The long-term management of Parkinson disease is commonly accompanied by the development of motor fluctuations and drug-induced dyskinesias. These motor complications present a major challenge in the effective management of this disease. In this clinical article, Dr. Gancher of Oregon Health Sciences University discusses a number of recent studies that clarify the understanding of changes in basal ganglia metabolism underlying these motor effects. In addition, a number of recent treatment advances, including updated information on a recent trial comparing different deep brain stimulation targets and surgical treatment options are outlined.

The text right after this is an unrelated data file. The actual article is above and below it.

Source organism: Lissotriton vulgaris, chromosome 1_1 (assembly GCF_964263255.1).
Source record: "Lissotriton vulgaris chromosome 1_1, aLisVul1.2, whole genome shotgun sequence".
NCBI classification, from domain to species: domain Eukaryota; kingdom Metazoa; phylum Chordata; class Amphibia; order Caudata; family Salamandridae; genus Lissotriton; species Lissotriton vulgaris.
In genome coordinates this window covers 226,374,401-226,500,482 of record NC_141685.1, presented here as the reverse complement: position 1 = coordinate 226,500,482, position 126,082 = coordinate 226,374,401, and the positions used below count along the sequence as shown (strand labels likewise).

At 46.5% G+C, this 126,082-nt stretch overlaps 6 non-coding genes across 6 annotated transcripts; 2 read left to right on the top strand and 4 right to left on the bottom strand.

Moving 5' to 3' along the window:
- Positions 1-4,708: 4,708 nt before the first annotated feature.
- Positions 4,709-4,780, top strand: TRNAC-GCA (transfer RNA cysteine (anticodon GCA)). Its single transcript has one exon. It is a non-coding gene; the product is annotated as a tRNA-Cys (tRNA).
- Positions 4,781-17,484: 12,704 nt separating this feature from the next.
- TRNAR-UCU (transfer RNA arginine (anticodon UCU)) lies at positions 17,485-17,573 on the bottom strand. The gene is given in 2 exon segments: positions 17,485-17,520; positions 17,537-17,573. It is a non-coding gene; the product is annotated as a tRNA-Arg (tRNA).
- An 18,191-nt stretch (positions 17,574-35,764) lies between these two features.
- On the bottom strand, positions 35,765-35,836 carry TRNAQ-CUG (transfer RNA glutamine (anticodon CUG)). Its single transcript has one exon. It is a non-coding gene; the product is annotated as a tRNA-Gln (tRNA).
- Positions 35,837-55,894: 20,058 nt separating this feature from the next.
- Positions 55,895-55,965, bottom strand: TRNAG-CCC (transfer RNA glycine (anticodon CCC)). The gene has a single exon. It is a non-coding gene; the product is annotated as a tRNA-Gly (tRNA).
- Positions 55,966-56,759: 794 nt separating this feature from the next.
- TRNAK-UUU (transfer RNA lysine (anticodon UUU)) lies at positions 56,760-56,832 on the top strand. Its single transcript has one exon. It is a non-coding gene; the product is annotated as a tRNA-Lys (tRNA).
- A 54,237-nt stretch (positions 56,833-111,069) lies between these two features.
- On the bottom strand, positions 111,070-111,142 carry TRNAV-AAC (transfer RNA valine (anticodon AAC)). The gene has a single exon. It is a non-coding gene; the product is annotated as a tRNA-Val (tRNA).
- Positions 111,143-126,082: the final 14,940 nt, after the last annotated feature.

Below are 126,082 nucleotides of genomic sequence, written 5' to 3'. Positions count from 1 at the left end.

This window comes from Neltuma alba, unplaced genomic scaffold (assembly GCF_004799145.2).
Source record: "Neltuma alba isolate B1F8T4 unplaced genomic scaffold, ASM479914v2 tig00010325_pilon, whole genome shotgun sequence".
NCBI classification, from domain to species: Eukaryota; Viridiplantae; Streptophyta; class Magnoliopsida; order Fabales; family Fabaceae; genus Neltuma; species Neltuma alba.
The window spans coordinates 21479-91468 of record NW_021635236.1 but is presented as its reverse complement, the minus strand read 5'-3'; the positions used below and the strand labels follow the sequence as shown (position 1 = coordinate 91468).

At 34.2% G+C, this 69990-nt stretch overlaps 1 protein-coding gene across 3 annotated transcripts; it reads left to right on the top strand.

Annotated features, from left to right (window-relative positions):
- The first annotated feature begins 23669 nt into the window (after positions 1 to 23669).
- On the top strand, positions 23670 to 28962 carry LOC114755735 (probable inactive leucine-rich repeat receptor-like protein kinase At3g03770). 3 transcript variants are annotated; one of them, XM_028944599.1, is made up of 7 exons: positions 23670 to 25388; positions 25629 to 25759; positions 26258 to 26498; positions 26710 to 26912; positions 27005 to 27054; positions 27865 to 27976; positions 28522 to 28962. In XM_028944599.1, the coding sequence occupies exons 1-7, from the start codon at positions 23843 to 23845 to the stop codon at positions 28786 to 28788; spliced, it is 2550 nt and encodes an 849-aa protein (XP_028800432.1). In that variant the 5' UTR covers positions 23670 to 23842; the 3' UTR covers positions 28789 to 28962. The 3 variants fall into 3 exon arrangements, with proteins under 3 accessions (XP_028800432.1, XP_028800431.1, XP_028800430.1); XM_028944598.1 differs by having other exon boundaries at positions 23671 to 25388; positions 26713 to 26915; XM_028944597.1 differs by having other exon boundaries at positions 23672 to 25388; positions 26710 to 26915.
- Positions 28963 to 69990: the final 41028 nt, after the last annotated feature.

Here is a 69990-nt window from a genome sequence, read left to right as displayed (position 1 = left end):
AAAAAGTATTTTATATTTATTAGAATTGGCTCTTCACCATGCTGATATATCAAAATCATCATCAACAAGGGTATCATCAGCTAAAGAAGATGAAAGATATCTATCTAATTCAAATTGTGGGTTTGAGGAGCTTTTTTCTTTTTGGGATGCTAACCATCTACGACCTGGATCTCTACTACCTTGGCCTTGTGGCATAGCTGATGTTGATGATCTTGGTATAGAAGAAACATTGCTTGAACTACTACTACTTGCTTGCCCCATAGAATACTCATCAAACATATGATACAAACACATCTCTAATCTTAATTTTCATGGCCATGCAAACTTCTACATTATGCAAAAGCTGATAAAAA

In most patients, long-term treatment of Parkinson disease with levodopa is complicated by the gradual emergence of dyskinesias and motor fluctuations.
Medical treatment options for dyskinesias and fluctuations are aimed at producing a more stable delivery of drugs to the brain. These include readjustment of levodopa doses and timing, drugs that inhibit levodopa or dopamine metabolism (COMT and MAO-B inhibitors), dopamine agonists, and restriction of dietary protein.
In patients with severe dyskinesias or motor fluctuations, deep brain stimulation is generally more effective than medication adjustments.
Pallidal and subthalamic stimulation produce roughly equal benefits in motor function, dyskinesias, and quality of life.